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UK vaccines minister defends new COVID Passport requirement for clubs

By | Published on Monday 6 September 2021


The UK government’s vaccines minister has defended the decision to force nightclubs and some other indoor venues in England to start checking the so called COVID passports of all customers from the end of the month, arguing that it is the best way to ensure that the night-time sector isn’t subject to any future COVID-related shutdowns.

The clubbing sector – and a number of MPs – have been very critical of that decision. Since COVID rules lifted in July and clubs could reopen, it has been left to each venue to decide whether to check the COVID vaccine status of customers at the door. However, as those rules lifted, Prime Minister ‘Boris’ Johnson said that it would become compulsory for clubs to confirm punters were vaccinated from October, allowing a couple of months for clubbers to get their vaccines.

There had been speculation that that policy might not actually go into effect as a result of criticism in Parliament. However, last week a spokesperson for Johnson insisted nothing had changed, and that clubs would need to check COVID Passports from the end of the month.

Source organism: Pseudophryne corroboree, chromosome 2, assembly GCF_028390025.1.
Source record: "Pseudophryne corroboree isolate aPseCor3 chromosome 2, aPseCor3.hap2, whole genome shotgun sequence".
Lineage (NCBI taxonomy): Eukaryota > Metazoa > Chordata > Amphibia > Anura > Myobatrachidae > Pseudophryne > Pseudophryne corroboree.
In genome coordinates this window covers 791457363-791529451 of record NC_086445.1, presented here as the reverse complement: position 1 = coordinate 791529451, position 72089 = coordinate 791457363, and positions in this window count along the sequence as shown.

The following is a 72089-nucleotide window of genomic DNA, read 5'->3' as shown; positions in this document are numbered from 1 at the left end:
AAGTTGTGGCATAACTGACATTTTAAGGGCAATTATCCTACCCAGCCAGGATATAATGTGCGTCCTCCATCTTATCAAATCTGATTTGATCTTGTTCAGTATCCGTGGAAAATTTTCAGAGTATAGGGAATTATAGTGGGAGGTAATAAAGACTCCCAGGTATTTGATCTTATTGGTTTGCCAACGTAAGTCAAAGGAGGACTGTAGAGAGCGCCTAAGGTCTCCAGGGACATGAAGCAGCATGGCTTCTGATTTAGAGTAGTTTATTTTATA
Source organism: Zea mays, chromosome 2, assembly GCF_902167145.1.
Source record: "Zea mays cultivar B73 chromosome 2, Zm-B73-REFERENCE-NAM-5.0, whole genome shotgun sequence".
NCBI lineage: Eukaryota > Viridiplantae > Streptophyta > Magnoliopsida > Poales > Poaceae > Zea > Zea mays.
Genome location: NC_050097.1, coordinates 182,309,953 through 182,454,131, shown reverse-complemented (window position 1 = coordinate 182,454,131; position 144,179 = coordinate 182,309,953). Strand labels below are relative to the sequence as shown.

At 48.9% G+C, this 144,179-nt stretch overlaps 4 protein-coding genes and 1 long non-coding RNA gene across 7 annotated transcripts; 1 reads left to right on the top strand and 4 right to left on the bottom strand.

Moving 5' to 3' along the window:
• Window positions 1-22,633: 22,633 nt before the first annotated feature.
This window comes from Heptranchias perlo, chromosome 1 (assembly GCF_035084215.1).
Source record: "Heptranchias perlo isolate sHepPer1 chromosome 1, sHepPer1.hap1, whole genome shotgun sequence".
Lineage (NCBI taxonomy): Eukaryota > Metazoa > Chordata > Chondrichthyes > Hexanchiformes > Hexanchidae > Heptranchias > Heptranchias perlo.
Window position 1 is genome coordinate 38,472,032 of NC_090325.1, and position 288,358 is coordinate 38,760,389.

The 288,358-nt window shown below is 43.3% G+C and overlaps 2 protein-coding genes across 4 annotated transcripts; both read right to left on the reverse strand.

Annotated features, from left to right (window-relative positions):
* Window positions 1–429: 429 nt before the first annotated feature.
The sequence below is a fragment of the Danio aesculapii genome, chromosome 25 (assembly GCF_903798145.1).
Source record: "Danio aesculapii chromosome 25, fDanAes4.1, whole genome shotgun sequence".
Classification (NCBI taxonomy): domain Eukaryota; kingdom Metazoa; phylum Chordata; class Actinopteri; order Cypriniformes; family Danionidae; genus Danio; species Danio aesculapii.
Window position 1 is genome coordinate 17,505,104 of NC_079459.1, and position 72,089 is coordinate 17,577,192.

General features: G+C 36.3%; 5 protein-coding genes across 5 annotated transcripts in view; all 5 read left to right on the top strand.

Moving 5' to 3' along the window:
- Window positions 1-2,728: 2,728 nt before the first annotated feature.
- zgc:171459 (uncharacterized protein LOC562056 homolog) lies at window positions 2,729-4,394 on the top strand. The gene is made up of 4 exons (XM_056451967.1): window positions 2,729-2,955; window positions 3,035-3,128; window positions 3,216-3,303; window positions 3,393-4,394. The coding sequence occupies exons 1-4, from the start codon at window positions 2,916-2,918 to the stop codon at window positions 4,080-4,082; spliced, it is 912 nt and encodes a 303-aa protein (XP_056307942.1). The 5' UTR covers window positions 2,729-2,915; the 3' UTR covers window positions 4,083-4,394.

Despite being critical about the idea of vaccine passports on the BBC’s ‘Andrew Marr Show’ earlier this year, vaccines minister Nadhim Zahawi yesterday said on the same programme that now was the right time to force certain venues to check the vaccine status of their customers.

He said: “When the evidence that you are presented is so clear-cut – and [you] want to make sure the industry doesn’t have to go through [an] open-shut, open-shut sort of strategy – then the right thing to do is to introduce [the vaccine passport requirement] by the end of September when all over eighteen year olds have had their two jabs”.

“One thing that we have learnt is that in large gatherings of people, especially indoors, the virus tends to spike and spread”, he added. Though reps for the night-time sector dispute that clubs and other venues are any more likely to result in spikes than other kinds of businesses, providing certain safety measures are employed.

They’d also note that such measures are less likely to be instigated at unofficial events and private parties, which will likely increase if too many restrictions stop people from going to clubs and other night-time entertainment venues.

Last week the Night Time Industries Association said: “The government needs to listen to real operators who can give them real feedback on these challenges [because] these policy decisions will have a catastrophic impact on people’s livelihoods and careers”.

Ministers in Scotland have confirmed that similar COVID Passport requirements will be introduced there later this month. It’s thought that Wales won’t follow suit, while it’s not yet clear what position the executive in Northern Ireland will take.